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Dell, Asustek and Lenovo eye Chromebook market

Filed under
Linux
Google

Seeing that Chromebooks are enjoying demand from the education sector, brand vendors such as Dell, Asustek Computer and Lenovo have started becoming aggressive about the market, while Acer, Hewlett-Packard (HP) and Samsung Electronics will also launch new products to defend their market shares, according to sources from the upstream supply chain.

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Linux computer program brings a smile where it's least expected

Filed under
GNU
Linux

Using Linux as the operating system has not been a matter of religion or partisanship. Not even a matter of personal choice. It's a matter of pragmatic necessity. To give you a better picture of why, here's the story of Ricky.

In short: We installed a computer for a financially-disadvantaged kid. We taught that kid how to use the computer. That kid was supremely happy with his new Linux computer. We left. The end.

First, we started with Windows XP, then we moved to nothing but Linux because Microsoft refused to sell us licenses that were cheap enough to make our organization viable. Also, in less than a week of uses Windows, we were flooded with calls from parents complaining about viruses and malware. At that time, we were placing six computers in homes per week, so the complaints were a logistics nightmare for us.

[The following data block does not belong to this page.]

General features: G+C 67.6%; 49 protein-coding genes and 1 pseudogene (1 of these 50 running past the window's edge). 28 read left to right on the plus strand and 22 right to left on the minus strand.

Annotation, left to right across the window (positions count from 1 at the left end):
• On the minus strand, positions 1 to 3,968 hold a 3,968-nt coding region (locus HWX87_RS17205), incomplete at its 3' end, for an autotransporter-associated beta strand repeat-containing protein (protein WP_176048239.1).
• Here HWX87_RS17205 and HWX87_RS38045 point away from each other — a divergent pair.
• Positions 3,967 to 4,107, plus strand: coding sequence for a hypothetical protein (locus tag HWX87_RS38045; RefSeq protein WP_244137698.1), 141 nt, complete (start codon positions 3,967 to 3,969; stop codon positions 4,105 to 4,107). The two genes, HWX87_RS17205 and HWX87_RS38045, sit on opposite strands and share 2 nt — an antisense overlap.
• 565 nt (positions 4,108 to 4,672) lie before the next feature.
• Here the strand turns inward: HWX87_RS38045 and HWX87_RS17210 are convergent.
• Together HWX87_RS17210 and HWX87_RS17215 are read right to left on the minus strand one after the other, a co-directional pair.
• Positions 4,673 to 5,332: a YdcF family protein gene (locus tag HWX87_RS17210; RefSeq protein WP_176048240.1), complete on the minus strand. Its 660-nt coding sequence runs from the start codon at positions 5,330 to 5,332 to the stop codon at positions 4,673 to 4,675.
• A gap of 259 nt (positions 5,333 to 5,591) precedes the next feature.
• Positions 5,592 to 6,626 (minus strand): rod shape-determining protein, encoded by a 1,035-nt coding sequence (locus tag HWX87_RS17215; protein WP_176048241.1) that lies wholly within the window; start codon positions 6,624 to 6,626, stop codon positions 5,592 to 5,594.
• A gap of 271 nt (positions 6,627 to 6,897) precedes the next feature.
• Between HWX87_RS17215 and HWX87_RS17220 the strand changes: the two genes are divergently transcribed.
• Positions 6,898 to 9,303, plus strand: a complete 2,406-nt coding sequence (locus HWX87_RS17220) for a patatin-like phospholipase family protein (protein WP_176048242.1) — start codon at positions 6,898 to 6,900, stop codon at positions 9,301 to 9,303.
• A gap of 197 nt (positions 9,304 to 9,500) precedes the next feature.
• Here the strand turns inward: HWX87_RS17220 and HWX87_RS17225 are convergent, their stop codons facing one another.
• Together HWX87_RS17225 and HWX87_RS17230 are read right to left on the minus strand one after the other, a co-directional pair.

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Three Outstanding Music Streaming Clients for Linux

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Linux

That’s right, Linux can get that music stream to your desktop in many ways. If you’re a lover of Spotify, Pandora, Last.fm, SoundCloud...you name it, there’s a way to stream that music. But don’t think you’re limited to using a web browser. Linux has clients, and plenty of them.

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Windows, Linux ARM servers are on their way to the data center

Filed under
GNU
Linux
Microsoft

Some people can't believe that Microsoft is working on a version of Windows Server for ARM processors. I only wonder what took the software giant so long.